Farmers offer hope to Kansans during Kansas Farm Bureau meeting
The Kansas Farm Bureau kicked off its 102nd annual meeting on Thursday with a message of hope.
Although the group had to meet virtually, it wanted to let farmers across the state know that although this year was tough, many farmers found golden nuggets throughout the journey.
“The work continues even when things are not normal,” said Rich Felts, Kansas Farm Bureau president. “As farmers and ranchers, I would say we are better equipped than most in dealing with things we have no control over.”
Bo Downing, who teaches and farms in Riley County, said this year, everyone, not just farmers, had to rely on blind faith.
“Blind faith in farming is not always that bad,” he said. “Sometimes things work out good.”
Downing realized he had more time to work on projects on his land than usual. His crops produced well and prices increased. But more importantly, he said, COVID has made him reflect more on what’s happened in his life. Downing reconnected with family and friends and renewed his faith.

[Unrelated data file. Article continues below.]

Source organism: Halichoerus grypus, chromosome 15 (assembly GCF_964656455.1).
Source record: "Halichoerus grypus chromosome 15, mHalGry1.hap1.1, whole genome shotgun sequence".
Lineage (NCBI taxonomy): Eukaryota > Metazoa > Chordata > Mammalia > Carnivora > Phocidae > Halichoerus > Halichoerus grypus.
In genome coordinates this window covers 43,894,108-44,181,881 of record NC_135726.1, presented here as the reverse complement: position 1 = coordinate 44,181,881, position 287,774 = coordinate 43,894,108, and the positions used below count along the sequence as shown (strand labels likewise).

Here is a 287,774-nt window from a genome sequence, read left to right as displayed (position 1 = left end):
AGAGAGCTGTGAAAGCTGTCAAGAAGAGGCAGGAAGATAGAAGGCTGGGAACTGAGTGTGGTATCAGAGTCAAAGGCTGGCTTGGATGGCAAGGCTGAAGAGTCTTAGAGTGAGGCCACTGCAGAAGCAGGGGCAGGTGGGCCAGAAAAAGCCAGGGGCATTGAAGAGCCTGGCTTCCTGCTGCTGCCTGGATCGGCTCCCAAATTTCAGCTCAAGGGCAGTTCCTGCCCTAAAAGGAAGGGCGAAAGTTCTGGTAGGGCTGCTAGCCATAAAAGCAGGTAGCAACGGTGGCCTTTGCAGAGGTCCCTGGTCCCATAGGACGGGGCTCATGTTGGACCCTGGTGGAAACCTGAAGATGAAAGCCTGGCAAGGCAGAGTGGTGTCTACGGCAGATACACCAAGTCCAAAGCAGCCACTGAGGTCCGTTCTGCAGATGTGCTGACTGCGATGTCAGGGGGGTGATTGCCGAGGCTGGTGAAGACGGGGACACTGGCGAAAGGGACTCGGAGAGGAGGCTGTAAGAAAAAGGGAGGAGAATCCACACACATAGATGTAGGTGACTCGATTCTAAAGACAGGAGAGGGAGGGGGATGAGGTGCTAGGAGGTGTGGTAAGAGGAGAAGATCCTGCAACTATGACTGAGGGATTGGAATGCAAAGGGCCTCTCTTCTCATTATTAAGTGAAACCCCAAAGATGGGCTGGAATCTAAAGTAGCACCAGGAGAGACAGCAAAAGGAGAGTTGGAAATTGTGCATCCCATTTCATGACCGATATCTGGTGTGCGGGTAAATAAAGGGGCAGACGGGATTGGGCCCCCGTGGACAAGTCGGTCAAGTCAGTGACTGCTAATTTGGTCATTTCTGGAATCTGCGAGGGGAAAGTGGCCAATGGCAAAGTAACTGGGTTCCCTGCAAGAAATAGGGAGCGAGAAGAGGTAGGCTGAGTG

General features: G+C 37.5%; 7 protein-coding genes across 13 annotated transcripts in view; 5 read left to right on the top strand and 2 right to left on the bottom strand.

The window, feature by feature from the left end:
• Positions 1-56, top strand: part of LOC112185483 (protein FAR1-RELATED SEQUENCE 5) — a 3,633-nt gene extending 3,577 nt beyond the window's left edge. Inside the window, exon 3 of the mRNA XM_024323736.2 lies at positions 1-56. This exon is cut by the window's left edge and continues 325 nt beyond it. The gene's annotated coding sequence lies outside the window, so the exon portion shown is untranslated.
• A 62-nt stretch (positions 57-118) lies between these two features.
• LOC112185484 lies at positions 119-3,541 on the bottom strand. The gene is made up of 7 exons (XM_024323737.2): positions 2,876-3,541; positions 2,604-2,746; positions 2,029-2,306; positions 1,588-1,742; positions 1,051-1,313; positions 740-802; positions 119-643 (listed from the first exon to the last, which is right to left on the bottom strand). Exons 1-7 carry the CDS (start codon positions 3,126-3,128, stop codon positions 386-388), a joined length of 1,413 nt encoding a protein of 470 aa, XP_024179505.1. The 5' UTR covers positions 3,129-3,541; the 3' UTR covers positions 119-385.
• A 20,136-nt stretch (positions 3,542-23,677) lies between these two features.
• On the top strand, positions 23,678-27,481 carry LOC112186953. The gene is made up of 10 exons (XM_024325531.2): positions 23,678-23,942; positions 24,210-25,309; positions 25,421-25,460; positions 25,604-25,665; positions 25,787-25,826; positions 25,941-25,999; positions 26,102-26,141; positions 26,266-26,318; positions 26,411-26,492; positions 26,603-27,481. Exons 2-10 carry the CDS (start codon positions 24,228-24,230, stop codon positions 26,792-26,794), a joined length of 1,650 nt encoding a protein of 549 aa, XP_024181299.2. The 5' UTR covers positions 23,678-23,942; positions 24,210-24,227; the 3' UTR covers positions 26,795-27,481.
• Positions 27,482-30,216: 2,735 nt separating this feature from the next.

For Labette County farmer Janet Phillips, slowing down and having faith became the key for her as well. In 2019, she and her husband started selling custom beef, adding to their commercial beef operation. When the virus hit, their sales increased dramatically.
“The consumers really want to know (where their food is coming from),” she said. “They want to reach out.”
Phillips feeds her cattle on GMO corn. She does nothing different in either feeding or raising her animals. But she and her husband raise them on their land; they take care of them and protect them. So when consumers buy her meat, they know they are getting a steer raised on a family farm. Phillips realized she needed to slow down and have faith.
“We are finding those positives on a daily basis,” Phillips said. She urged the group to “try to find those little positives and stay away from those negatives.”
Kim Baldwin, of Baldwin Farms in McPherson County, also learned to look at the silver lining when facing 2020. After spending the spring working full time, taking care of her children, who were doing school at home, and helping her husband with farm tasks, she decided to quit her job and stay home.
“I’ve learned to prioritize, and I’ve learned to say yes with things that matter,” she said. “It was a wonderful blessing and a dumpster fire of a spring.”